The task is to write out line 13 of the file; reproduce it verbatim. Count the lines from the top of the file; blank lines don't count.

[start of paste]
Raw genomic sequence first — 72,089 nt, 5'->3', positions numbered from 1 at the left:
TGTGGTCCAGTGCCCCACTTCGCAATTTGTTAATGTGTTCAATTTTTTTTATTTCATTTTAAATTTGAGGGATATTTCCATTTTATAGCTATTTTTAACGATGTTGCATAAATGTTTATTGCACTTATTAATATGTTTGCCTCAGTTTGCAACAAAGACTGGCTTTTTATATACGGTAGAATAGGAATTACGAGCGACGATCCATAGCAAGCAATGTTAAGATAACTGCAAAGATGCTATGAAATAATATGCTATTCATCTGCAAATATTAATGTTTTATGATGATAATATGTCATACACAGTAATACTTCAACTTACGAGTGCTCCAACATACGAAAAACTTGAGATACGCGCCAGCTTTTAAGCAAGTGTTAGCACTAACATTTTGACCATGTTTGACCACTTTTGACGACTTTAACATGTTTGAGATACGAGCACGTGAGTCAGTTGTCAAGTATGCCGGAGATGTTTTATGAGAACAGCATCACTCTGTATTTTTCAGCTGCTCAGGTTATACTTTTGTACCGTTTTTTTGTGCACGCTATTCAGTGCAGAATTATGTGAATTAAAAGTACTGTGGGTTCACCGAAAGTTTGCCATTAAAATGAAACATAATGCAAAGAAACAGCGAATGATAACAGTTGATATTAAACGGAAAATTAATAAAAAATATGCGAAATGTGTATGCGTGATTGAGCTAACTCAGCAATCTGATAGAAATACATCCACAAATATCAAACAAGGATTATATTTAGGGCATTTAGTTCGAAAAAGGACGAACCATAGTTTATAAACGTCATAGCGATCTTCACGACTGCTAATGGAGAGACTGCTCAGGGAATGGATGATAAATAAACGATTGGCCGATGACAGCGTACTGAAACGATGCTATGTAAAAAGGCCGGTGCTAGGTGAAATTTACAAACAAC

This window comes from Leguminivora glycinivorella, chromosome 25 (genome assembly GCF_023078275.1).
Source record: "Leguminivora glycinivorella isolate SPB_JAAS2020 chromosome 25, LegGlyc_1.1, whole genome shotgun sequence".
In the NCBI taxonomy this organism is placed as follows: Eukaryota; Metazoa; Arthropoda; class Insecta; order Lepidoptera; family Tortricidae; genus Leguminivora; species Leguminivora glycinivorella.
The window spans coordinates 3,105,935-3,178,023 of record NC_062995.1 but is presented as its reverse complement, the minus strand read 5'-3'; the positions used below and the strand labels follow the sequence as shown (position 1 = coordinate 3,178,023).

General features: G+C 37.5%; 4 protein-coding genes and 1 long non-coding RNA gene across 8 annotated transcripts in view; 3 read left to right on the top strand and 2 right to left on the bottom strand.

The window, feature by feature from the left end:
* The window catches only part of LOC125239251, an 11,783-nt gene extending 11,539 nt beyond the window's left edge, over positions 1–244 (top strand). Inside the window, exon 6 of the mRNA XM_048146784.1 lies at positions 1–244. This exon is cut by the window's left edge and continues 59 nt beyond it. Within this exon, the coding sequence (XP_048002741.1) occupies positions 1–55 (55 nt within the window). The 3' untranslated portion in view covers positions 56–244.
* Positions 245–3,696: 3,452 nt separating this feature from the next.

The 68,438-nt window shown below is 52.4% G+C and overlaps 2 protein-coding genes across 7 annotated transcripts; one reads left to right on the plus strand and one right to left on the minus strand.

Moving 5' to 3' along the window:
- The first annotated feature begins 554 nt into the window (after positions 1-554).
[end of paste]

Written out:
- The first annotated feature begins 554 nt into the window (after positions 1-554).